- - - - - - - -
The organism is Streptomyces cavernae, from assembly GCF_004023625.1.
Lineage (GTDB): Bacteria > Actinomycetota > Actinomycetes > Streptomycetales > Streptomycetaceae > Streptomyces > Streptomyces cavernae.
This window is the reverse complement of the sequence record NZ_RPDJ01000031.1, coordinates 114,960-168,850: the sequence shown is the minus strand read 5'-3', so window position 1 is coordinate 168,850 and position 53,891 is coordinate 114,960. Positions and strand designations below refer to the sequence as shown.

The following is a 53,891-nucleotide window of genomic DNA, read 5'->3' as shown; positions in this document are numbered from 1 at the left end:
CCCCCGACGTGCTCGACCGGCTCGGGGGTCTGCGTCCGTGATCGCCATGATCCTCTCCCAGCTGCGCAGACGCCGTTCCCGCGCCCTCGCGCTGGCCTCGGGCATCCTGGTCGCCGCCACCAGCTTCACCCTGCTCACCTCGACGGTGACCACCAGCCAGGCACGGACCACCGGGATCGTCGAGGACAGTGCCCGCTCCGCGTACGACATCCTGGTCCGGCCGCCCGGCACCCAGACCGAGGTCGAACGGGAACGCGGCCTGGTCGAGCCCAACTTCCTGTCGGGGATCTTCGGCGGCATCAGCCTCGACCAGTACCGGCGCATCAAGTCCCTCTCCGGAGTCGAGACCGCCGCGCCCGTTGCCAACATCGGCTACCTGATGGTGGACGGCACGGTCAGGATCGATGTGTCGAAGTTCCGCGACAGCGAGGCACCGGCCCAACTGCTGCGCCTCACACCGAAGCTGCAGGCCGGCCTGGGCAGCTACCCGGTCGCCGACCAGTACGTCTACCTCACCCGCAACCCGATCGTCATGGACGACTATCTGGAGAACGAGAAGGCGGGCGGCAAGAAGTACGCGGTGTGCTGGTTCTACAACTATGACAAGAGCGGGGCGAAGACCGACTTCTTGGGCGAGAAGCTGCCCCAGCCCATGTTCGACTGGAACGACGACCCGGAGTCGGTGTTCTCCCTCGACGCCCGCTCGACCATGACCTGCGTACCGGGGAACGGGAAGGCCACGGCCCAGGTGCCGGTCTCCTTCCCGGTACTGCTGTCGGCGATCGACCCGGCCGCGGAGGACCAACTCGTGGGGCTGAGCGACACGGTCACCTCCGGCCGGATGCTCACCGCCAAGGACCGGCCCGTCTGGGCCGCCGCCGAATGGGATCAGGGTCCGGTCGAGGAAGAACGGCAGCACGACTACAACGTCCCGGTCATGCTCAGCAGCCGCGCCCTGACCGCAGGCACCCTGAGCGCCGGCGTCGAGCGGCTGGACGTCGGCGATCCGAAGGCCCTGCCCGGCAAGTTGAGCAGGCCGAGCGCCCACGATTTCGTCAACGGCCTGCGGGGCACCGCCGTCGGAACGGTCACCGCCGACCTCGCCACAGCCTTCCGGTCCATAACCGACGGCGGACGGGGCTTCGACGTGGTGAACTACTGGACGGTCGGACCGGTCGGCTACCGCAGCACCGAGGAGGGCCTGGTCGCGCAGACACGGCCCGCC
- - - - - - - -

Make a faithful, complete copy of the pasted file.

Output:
The organism is Streptomyces cavernae, from assembly GCF_004023625.1.
Lineage (GTDB): Bacteria > Actinomycetota > Actinomycetes > Streptomycetales > Streptomycetaceae > Streptomyces > Streptomyces cavernae.
This window is the reverse complement of the sequence record NZ_RPDJ01000031.1, coordinates 114,960-168,850: the sequence shown is the minus strand read 5'-3', so window position 1 is coordinate 168,850 and position 53,891 is coordinate 114,960. Positions and strand designations below refer to the sequence as shown.

The following is a 53,891-nucleotide window of genomic DNA, read 5'->3' as shown; positions in this document are numbered from 1 at the left end:
CCCCCGACGTGCTCGACCGGCTCGGGGGTCTGCGTCCGTGATCGCCATGATCCTCTCCCAGCTGCGCAGACGCCGTTCCCGCGCCCTCGCGCTGGCCTCGGGCATCCTGGTCGCCGCCACCAGCTTCACCCTGCTCACCTCGACGGTGACCACCAGCCAGGCACGGACCACCGGGATCGTCGAGGACAGTGCCCGCTCCGCGTACGACATCCTGGTCCGGCCGCCCGGCACCCAGACCGAGGTCGAACGGGAACGCGGCCTGGTCGAGCCCAACTTCCTGTCGGGGATCTTCGGCGGCATCAGCCTCGACCAGTACCGGCGCATCAAGTCCCTCTCCGGAGTCGAGACCGCCGCGCCCGTTGCCAACATCGGCTACCTGATGGTGGACGGCACGGTCAGGATCGATGTGTCGAAGTTCCGCGACAGCGAGGCACCGGCCCAACTGCTGCGCCTCACACCGAAGCTGCAGGCCGGCCTGGGCAGCTACCCGGTCGCCGACCAGTACGTCTACCTCACCCGCAACCCGATCGTCATGGACGACTATCTGGAGAACGAGAAGGCGGGCGGCAAGAAGTACGCGGTGTGCTGGTTCTACAACTATGACAAGAGCGGGGCGAAGACCGACTTCTTGGGCGAGAAGCTGCCCCAGCCCATGTTCGACTGGAACGACGACCCGGAGTCGGTGTTCTCCCTCGACGCCCGCTCGACCATGACCTGCGTACCGGGGAACGGGAAGGCCACGGCCCAGGTGCCGGTCTCCTTCCCGGTACTGCTGTCGGCGATCGACCCGGCCGCGGAGGACCAACTCGTGGGGCTGAGCGACACGGTCACCTCCGGCCGGATGCTCACCGCCAAGGACCGGCCCGTCTGGGCCGCCGCCGAATGGGATCAGGGTCCGGTCGAGGAAGAACGGCAGCACGACTACAACGTCCCGGTCATGCTCAGCAGCCGCGCCCTGACCGCAGGCACCCTGAGCGCCGGCGTCGAGCGGCTGGACGTCGGCGATCCGAAGGCCCTGCCCGGCAAGTTGAGCAGGCCGAGCGCCCACGATTTCGTCAACGGCCTGCGGGGCACCGCCGTCGGAACGGTCACCGCCGACCTCGCCACAGCCTTCCGGTCCATAACCGACGGCGGACGGGGCTTCGACGTGGTGAACTACTGGACGGTCGGACCGGTCGGCTACCGCAGCACCGAGGAGGGCCTGGTCGCGCAGACACGGCCCGCC